First of all, I am sorry for your loss. At this time, worrying about money is probably the least of your concerns.
It might be tempting to try to pay off all your debts at once, and while that would be satisfying, it would be a poor investment of your inheritance. When you have debt, you have to think about how much that debt is costing you to keep open. Since you have 0%APR on your student loan, it does not make sense to pay any more than the minimum payments.
You may want to look into getting a personal loan to pay off your other personal debts. The interest rates for a loan will probably be much less than what you are paying currently. This will allow you to put a payment plan together that is affordable. You can also use your inheritance as collateral for the loan. Getting a loan will most likely give you a better credit rating as well.
You may also be tempted to get a brand new sports car, but that would also not be a good idea at all. You should shop for a vehicle based on your current income, and not your savings. I believe you can get the same rates for an auto loan for a car up to 3 years old as a brand new car. It would be worth your while to shop for a quality used car from a reputable dealer. If it is a certified used car, you can usually carry the rest of the new car warranty.
The biggest return on investment you have now is your employer sponsored 401(k) account. Find out how long it takes for you to become fully vested. Being vested means that you can leave your job and keep all of your employer contributions. If possible, max out, or at least contribute as much as you can afford to that fund to get employee matching. You should also stick with your job until you become fully vested.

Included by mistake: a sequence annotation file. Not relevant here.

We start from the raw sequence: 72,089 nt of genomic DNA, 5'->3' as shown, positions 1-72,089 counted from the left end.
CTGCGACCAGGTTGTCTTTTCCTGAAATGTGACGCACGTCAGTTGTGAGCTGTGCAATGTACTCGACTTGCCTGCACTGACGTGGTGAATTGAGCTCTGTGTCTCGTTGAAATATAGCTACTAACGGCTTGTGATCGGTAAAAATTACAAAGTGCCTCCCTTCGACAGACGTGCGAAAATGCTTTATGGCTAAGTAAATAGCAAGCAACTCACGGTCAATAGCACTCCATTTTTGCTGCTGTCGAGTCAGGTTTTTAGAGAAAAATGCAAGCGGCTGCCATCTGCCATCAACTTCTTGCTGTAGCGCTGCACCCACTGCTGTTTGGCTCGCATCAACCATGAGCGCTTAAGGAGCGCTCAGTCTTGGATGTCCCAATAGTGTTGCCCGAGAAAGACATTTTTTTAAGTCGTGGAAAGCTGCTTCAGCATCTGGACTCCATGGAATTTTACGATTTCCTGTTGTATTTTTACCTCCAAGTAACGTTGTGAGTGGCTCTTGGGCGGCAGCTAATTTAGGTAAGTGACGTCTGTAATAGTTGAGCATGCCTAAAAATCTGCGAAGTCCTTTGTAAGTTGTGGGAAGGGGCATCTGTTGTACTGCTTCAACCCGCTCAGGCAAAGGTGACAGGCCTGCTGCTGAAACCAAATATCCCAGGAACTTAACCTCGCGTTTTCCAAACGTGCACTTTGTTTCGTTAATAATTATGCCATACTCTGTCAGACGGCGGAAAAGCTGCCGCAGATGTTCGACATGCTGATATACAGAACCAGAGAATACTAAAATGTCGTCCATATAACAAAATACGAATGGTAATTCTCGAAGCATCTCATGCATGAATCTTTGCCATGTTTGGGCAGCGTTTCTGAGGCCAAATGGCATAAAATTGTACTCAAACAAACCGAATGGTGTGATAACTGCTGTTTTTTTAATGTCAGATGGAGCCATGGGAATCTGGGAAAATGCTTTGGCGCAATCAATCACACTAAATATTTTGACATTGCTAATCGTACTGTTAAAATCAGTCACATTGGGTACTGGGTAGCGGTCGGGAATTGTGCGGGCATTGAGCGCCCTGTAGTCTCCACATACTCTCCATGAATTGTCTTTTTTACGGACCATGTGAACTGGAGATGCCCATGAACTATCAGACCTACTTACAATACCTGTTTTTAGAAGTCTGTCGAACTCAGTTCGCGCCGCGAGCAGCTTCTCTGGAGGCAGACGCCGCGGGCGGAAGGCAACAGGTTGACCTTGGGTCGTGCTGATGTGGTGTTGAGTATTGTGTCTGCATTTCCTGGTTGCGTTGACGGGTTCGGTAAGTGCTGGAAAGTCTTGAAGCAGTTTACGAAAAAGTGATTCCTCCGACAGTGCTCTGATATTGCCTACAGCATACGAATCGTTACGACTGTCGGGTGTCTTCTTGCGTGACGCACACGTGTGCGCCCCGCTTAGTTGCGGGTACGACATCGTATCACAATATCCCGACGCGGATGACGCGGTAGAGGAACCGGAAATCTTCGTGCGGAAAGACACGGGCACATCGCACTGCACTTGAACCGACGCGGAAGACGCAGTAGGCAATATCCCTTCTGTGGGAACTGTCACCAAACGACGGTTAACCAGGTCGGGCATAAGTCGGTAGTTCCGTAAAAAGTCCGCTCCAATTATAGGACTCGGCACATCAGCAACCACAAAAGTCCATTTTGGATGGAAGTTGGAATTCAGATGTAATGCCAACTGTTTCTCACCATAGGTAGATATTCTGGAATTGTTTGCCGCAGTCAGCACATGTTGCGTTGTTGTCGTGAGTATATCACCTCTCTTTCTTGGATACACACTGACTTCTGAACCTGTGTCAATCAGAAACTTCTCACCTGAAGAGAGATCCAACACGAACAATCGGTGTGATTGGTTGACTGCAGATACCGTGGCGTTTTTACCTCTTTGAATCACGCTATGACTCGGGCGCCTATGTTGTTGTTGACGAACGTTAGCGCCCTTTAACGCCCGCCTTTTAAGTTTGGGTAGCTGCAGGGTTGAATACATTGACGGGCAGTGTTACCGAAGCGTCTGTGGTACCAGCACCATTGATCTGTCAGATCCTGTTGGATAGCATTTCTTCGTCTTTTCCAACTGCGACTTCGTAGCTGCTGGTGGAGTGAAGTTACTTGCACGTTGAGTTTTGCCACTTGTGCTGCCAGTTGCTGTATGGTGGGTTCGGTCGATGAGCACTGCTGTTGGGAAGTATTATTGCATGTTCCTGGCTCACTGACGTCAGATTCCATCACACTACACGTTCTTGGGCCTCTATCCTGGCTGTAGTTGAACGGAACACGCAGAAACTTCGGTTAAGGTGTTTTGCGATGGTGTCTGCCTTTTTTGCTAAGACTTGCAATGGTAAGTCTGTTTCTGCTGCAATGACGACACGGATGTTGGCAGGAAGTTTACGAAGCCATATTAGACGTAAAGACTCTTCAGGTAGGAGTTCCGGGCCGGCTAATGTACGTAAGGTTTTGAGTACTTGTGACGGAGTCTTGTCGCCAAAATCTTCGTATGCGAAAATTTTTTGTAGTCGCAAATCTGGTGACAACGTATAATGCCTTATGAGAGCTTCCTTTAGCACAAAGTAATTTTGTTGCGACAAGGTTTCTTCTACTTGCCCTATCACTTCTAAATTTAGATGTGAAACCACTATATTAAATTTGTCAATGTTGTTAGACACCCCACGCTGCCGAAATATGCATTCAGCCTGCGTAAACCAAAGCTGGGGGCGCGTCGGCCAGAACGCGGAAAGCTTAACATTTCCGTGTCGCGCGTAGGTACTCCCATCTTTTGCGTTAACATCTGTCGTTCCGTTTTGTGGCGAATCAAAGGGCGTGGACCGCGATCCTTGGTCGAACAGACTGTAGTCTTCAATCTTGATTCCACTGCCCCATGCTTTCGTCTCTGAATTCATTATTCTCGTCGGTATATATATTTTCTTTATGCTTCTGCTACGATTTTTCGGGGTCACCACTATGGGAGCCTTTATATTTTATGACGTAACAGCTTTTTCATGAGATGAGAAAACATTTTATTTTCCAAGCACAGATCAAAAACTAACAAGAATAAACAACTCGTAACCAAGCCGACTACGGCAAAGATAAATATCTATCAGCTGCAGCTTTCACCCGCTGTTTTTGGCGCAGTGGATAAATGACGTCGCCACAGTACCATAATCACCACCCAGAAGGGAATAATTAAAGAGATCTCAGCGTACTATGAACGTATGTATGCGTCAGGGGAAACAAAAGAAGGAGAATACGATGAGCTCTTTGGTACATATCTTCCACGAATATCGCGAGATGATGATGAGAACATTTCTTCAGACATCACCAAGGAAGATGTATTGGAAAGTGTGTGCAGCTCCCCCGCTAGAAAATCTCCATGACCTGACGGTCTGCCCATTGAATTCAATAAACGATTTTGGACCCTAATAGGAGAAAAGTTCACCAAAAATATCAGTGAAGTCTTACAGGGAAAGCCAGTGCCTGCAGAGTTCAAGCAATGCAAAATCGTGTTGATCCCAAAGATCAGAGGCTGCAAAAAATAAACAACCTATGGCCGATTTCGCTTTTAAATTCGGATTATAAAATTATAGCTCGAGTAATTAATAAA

The money you have in retirement accounts does you no good when you are young. There is a significant penalty for early withdrawal, and that age is currently 59 1/2. Doing the math, it would be around 2052 when you would be able to have access to that money. You should hold onto a certain amount of your money and keep it in a higher interest rate savings account, or a money market account.
You say that your living situation will change in the next year as well. Take full advantage of living as cheaply as you can. Don't make any unnecessary purchases, try to brown bag it to lunch instead of eating out, etc. Save as much as you can and put it into a savings account. You can use that money to put a down payment on a house, or for the security and first month's rent.
Try not to spend any money from your savings, and try to support yourself as best as you can from your income. Make a budget for yourself and figure out how much you can spend every month. Don't factor in your savings into it. Your savings should be treated as an emergency fund.
Since you have just completed school, and this is your first big job out of college, your income will most likely improve with time. It might make sense to job hop a few times to find the right position. You are much more likely to get a higher salary by changing jobs and employers than you are staying in the same one for your entire career. This generally is true, even if you are promoted at the by the same employer. If you do leave your current job, you would lose what your employer contributed if you are not vested. Even if that happened, you would still keep the portion that you contributed.